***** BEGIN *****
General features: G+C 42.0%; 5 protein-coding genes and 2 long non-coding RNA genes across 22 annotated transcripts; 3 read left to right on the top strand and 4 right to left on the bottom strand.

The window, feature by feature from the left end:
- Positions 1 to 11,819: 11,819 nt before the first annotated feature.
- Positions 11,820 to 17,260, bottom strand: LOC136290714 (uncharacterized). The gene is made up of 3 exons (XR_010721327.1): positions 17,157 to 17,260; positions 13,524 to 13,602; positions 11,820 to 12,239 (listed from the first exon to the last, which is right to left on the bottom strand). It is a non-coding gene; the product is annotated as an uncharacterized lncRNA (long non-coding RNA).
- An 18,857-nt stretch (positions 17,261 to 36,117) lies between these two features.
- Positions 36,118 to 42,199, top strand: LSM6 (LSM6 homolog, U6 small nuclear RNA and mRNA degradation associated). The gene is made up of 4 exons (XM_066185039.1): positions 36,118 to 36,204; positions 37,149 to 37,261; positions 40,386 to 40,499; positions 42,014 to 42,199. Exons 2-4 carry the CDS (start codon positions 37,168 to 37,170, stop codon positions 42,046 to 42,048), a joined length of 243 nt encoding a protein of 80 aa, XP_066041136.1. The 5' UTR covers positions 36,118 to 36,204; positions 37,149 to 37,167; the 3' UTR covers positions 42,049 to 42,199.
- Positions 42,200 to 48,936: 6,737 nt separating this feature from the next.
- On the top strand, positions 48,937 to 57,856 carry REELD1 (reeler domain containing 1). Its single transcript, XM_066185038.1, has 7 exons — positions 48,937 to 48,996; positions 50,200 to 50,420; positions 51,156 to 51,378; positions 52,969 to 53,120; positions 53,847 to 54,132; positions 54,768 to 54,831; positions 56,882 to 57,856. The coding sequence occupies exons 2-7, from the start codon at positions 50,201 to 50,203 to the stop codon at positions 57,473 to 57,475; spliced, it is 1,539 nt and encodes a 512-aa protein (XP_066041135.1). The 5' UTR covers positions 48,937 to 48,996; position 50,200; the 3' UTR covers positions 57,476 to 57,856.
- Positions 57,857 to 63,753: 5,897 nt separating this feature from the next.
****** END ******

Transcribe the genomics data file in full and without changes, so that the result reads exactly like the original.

General features: G+C 42.0%; 5 protein-coding genes and 2 long non-coding RNA genes across 22 annotated transcripts; 3 read left to right on the top strand and 4 right to left on the bottom strand.

The window, feature by feature from the left end:
- Positions 1 to 11,819: 11,819 nt before the first annotated feature.
- Positions 11,820 to 17,260, bottom strand: LOC136290714 (uncharacterized). The gene is made up of 3 exons (XR_010721327.1): positions 17,157 to 17,260; positions 13,524 to 13,602; positions 11,820 to 12,239 (listed from the first exon to the last, which is right to left on the bottom strand). It is a non-coding gene; the product is annotated as an uncharacterized lncRNA (long non-coding RNA).
- An 18,857-nt stretch (positions 17,261 to 36,117) lies between these two features.
- Positions 36,118 to 42,199, top strand: LSM6 (LSM6 homolog, U6 small nuclear RNA and mRNA degradation associated). The gene is made up of 4 exons (XM_066185039.1): positions 36,118 to 36,204; positions 37,149 to 37,261; positions 40,386 to 40,499; positions 42,014 to 42,199. Exons 2-4 carry the CDS (start codon positions 37,168 to 37,170, stop codon positions 42,046 to 42,048), a joined length of 243 nt encoding a protein of 80 aa, XP_066041136.1. The 5' UTR covers positions 36,118 to 36,204; positions 37,149 to 37,167; the 3' UTR covers positions 42,049 to 42,199.
- Positions 42,200 to 48,936: 6,737 nt separating this feature from the next.
- On the top strand, positions 48,937 to 57,856 carry REELD1 (reeler domain containing 1). Its single transcript, XM_066185038.1, has 7 exons — positions 48,937 to 48,996; positions 50,200 to 50,420; positions 51,156 to 51,378; positions 52,969 to 53,120; positions 53,847 to 54,132; positions 54,768 to 54,831; positions 56,882 to 57,856. The coding sequence occupies exons 2-7, from the start codon at positions 50,201 to 50,203 to the stop codon at positions 57,473 to 57,475; spliced, it is 1,539 nt and encodes a 512-aa protein (XP_066041135.1). The 5' UTR covers positions 48,937 to 48,996; position 50,200; the 3' UTR covers positions 57,476 to 57,856.
- Positions 57,857 to 63,753: 5,897 nt separating this feature from the next.